Arrowsmith didn't work for us - not so much because of any problems with Arrowsmith, more of just being a bad fit. My son got off to a good start at Arrowsmith as a mid-year freshman (following a bad first semester at BHS). We were mostly pretty happy with the change. He got glowing reviews from his teachers at the Oct. conferences his second year, but things started to deteriorate shortly thereafter, and we (and Arrowsmith) decided to part ways at the end of his sophomore year. The problem was my son's very low academic motivation -- he doesn't mind showing up for class without homework, or taking tests without studying. If he doesn't think an assignment is interesting, he won't do it. My son is mild-mannered but stubbornly uncooperative. This was a problem in public school too, which I thought might be solved in a smaller school, but it wasn't. Teachers don't like teaching unmotivated students, understandably so, and he soon irritated nearly all his teachers to the point where personality conflicts with teachers was a bigger problem for us than academics. He hated almost all his teachers, and they were not too happy with him either. In a small school (Arrowsmith has only around 100 students), there is no good way around this. Classes are small (8-12 kids) so the uncooperative students stand out more. The faculty is small, so everyone knows the troublesome students. Most teachers teach more than one subject, so a conflict with one teacher may mean trouble in more than one class. My son had the same teacher for two key classes, and so vexed this teacher that he would not answer my email or return calls. So two classes suffered, not just the one. Another very young but enthusiastic social sciences teacher, fresh out of grad school, was so annoyed with my son's unwillingness to passively accept the prevailing class views, not to mention his failure to do assignments, that she called me several times to complain in long phone calls (including one at 9am on New Year's Day!) [As an aside, really, would you do this assignment?: "Do you feel that you are more a male-identified female, or a female-identified male?" My poor 15-year-old, clueless enough about any kind of sexual issue, was at a total loss with questions like this!] My son's other teachers at Arrowsmith were mostly pretty good, including one great English teacher who figured him out, got him to read, and even enlightened me a couple of times about things that work with him. My few dealings with the administration were similar to my experiences at the public schools - some good, some bad. So, all in all, I would give the usual advice that it depends on the child: most kids probably will thrive at Arrowsmith, unless you have one like mine!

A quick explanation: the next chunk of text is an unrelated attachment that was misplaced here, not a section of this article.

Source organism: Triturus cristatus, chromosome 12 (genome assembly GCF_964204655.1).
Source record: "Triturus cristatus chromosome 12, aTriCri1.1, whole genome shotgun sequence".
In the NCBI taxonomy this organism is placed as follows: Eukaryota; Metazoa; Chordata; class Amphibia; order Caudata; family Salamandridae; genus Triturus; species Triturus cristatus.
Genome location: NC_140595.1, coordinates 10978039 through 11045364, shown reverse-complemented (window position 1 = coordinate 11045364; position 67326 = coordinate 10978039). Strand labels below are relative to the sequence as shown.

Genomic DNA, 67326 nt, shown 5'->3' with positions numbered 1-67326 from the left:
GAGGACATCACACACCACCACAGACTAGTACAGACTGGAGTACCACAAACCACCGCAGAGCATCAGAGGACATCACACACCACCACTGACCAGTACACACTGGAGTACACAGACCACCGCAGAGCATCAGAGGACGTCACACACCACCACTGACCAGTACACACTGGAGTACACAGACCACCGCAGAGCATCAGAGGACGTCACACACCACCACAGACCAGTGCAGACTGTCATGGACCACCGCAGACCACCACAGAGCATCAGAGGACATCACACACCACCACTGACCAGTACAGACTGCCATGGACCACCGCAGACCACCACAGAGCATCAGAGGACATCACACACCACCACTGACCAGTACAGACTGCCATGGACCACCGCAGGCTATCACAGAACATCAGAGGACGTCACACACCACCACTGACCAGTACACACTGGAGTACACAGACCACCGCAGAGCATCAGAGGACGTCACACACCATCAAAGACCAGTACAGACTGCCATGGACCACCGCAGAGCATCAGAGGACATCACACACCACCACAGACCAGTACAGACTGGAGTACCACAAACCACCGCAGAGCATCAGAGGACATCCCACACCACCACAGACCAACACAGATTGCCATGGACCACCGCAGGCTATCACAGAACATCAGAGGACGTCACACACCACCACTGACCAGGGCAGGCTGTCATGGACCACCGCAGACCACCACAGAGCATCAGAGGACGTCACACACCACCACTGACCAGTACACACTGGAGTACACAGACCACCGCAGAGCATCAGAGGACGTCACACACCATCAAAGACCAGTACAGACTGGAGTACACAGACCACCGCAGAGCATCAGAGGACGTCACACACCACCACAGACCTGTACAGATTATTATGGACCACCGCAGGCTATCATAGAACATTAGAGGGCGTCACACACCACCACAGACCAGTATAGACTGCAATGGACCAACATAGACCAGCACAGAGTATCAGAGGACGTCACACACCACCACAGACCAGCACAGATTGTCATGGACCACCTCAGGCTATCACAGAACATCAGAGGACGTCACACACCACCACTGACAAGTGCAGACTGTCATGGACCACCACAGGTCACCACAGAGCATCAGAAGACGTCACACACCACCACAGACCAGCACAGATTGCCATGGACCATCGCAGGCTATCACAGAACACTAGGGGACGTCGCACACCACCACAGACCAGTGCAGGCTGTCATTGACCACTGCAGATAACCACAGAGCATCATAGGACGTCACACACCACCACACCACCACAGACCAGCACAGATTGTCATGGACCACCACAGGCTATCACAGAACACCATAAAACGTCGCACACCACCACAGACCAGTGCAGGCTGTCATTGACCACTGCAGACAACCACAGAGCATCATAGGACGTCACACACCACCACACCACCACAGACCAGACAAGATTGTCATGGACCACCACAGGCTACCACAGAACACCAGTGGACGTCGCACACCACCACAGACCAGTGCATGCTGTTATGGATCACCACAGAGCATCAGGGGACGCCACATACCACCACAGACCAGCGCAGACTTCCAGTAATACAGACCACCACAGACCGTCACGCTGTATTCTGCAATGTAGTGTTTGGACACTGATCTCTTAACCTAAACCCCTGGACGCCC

From the discussion "Transferring to Berkeley High from private school ...
I wanted to let the mom looking for a new school for her 10th grade daughter know that Arrowsmith Highschool in Berkeley may be an alternative. I have only gone to visit it once, but it does seem to have a mix of kids and they also seem willing to work with kids that have learning problems. I know one 9th grader there now and her mom may be willing to share more with you. If you want her number, write me back. Also, I have heard that Maybeck can be pretty vigorous and I must say that the woman who talked at the most recent information night (last May or June?) was pretty discouraging to parents of kids with LD issues. Good luck! Karen
My daughter is a junior at Arrowsmith, and we have been happy with the school. The classes are very small (her Spanish III class has about 4 students). They are conducted seminar-style, and mentor relationships often form between student and teacher. Communication between school and home can be excellent - with notices sent home at parental request for late homework, etc. There is an underlying, benevolent structure that keeps kids on track but does not set off a headstrong teenager. Many kids who did not fit into a standardized program blossom there. I especially like the way there are no exclusive cliques (respect for each other is a strong value enforced in the classroom). My daughter, who considers herself very shy, has found a real social home there.